COCC nursing professor took military path to teaching


She recalls seeing bombs drop on Baghdad on television, and Kiri Simning anticipated a phone call.

“I got a phone call saying you’ve been called to active duty,” Simning, a professor of nursing at Central Oregon Community College said. “I had a six-month-old baby and I had just received orders that I was going to Texas.”

Her deployment lasted six months.
“All I can say is thank goodness that was a short war,” Simning said. “It was nothing compared to what the folks these days have to deal with, a year in Afghanistan.”
Simning’s United States Air Force experiences ultimately piloted her into an educator role at COCC.
After five years active duty in the Air Force and three years in the reserves, she went on to become a professor of nursing, where she has taught for the last 16 years.
“There’s a big focus on leadership, obviously,” Simning said. “You have that sense of how the job needs to be done, how to delegate it, how to mentor and how to motivate.”
Simning served as an officer in the Nurse Corps.
“I started as a second lieutenant and when I left I was a captain.”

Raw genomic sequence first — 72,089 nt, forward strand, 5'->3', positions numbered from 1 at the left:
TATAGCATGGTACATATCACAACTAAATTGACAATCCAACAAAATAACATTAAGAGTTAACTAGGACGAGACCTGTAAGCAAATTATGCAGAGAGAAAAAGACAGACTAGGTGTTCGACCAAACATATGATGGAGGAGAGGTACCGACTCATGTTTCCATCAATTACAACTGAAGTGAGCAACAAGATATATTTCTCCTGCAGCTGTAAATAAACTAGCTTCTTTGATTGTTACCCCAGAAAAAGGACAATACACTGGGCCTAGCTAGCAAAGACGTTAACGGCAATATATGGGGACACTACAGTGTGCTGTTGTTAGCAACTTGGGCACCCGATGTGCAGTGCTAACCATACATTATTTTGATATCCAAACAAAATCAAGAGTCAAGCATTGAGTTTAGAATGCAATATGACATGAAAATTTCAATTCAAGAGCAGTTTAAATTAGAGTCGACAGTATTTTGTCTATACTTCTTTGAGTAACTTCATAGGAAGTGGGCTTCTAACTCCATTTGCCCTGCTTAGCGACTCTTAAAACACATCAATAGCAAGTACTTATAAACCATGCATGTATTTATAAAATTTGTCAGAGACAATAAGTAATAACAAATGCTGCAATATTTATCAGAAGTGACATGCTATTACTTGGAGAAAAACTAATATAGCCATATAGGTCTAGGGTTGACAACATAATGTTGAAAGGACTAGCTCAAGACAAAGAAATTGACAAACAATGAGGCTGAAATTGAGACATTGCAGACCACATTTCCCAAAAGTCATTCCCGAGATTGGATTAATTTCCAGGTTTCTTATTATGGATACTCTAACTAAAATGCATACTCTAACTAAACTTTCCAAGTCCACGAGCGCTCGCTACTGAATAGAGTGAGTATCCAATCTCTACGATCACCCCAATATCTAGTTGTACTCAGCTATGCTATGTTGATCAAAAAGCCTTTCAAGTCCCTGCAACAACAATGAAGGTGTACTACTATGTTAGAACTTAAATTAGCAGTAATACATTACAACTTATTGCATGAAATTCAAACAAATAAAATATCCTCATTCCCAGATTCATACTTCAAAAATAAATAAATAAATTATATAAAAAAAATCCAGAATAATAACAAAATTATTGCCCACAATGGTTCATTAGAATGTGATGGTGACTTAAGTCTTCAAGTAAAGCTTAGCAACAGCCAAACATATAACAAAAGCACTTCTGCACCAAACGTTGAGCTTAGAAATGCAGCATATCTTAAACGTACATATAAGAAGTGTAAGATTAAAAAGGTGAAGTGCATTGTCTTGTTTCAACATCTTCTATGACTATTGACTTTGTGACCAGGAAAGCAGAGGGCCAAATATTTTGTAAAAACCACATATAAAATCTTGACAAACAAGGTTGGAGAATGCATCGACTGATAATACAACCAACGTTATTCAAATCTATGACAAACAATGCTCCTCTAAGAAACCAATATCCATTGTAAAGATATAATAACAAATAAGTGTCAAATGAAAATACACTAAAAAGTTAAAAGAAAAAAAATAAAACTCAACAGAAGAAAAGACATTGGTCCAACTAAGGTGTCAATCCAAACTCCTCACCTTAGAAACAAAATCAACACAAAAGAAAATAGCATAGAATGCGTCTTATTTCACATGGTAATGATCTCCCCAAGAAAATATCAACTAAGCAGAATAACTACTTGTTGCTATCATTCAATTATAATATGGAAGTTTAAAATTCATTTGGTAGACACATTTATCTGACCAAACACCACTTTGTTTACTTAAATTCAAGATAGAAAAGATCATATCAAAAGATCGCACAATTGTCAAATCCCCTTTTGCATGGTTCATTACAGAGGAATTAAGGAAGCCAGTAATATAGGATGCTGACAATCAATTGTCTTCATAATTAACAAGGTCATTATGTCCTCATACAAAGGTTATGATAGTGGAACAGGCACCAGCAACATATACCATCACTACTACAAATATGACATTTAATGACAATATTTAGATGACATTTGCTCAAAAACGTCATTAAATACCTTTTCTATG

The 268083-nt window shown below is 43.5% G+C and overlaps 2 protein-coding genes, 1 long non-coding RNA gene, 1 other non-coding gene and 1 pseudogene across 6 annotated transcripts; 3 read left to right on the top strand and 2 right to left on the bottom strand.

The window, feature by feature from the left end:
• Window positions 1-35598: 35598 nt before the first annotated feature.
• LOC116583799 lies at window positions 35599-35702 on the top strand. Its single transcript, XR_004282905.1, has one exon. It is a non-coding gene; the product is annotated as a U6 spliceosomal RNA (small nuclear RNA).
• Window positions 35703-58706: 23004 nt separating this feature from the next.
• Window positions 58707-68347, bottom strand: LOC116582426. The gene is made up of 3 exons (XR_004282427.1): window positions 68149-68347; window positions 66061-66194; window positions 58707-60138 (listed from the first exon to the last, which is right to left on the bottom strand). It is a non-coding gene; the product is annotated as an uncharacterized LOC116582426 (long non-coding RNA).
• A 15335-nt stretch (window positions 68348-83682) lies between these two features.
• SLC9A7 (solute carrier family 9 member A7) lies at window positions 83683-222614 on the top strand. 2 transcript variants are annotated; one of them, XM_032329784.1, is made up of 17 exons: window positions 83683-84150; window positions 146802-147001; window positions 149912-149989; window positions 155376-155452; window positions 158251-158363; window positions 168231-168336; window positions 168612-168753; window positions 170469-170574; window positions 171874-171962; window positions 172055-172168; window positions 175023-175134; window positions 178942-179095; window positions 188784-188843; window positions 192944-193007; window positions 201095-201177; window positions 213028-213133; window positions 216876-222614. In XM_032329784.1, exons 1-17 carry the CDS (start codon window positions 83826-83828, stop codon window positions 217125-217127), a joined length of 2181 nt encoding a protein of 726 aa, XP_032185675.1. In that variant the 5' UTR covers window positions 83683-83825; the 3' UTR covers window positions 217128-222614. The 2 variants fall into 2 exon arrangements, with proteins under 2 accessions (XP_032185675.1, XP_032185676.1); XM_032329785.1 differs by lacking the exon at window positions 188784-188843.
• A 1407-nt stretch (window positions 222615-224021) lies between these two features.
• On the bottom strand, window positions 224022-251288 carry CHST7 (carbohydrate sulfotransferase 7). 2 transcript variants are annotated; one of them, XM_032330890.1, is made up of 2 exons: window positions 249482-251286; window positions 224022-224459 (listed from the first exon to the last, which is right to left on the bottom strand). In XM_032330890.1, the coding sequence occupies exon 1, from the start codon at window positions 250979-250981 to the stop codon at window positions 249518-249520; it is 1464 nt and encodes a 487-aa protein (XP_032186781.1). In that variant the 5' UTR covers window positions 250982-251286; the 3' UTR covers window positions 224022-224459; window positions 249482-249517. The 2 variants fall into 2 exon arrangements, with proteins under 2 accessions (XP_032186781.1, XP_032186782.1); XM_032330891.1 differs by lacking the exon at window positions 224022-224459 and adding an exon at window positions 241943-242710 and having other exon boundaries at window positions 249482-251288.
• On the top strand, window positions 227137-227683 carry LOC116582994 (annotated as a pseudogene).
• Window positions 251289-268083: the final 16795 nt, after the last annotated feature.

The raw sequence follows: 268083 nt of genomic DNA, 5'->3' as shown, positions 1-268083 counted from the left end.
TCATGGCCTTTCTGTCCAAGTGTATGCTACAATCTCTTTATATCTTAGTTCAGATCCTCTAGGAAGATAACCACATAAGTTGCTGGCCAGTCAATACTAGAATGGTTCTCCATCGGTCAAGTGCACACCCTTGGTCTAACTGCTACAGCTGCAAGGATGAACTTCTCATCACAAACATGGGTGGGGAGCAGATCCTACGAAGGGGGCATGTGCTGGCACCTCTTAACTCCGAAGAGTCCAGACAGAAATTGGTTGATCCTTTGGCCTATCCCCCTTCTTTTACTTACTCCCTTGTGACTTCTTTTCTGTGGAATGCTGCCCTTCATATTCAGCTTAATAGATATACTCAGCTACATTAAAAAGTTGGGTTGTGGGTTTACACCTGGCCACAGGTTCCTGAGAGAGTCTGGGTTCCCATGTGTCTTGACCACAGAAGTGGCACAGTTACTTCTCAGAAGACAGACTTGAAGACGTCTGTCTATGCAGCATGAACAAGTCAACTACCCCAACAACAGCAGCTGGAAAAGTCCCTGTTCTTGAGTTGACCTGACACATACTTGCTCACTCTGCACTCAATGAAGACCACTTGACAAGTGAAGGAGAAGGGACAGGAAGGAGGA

Simning was stationed at Air Force One’s base, Andrews Air Force Base in Washington DC.
“That was a very exciting place to start out,” Simning said. “There’s so much to learn and see there.”
Simning and her husband met in DC. Patrick Simning was serving as a medical student in the United States Navy at the time.
“We met on night shift on the pediatric unit,” Simning said.
Simning began her teaching career in North Carolina as a community college instructor.
When her husband finished his military commitment, they moved their family to Bend, Oregon.
“Bend had all the right ingredients,” said Simning.
She started teaching nursing part time at COCC, then filled a full-time position when one became available.
Simning encourages veterans to explore all veteran benefits and get as much education as possible.
“[The military] certainly opens a lot of doors,” Simning said. “In the work world people realize that you’ve worked for a system that required a lot of discipline.”
Employers expect veterans to be hard working people with teamwork experience, according to Simning.
“The fun thing is, [the military] creates some camaraderie too,” Siming said. “I’ve walked in the [Veterans Day] parade all these years. You feel this immediate community with people who have also served our country.”
“Anyone who has served in the military realizes that the military becomes your number one priority,” Simning said. “So to just acknowledge that for however long, whether it was four years or twenty years, people were willing to put their country first.”

Anna Quesenberry | The Broadside


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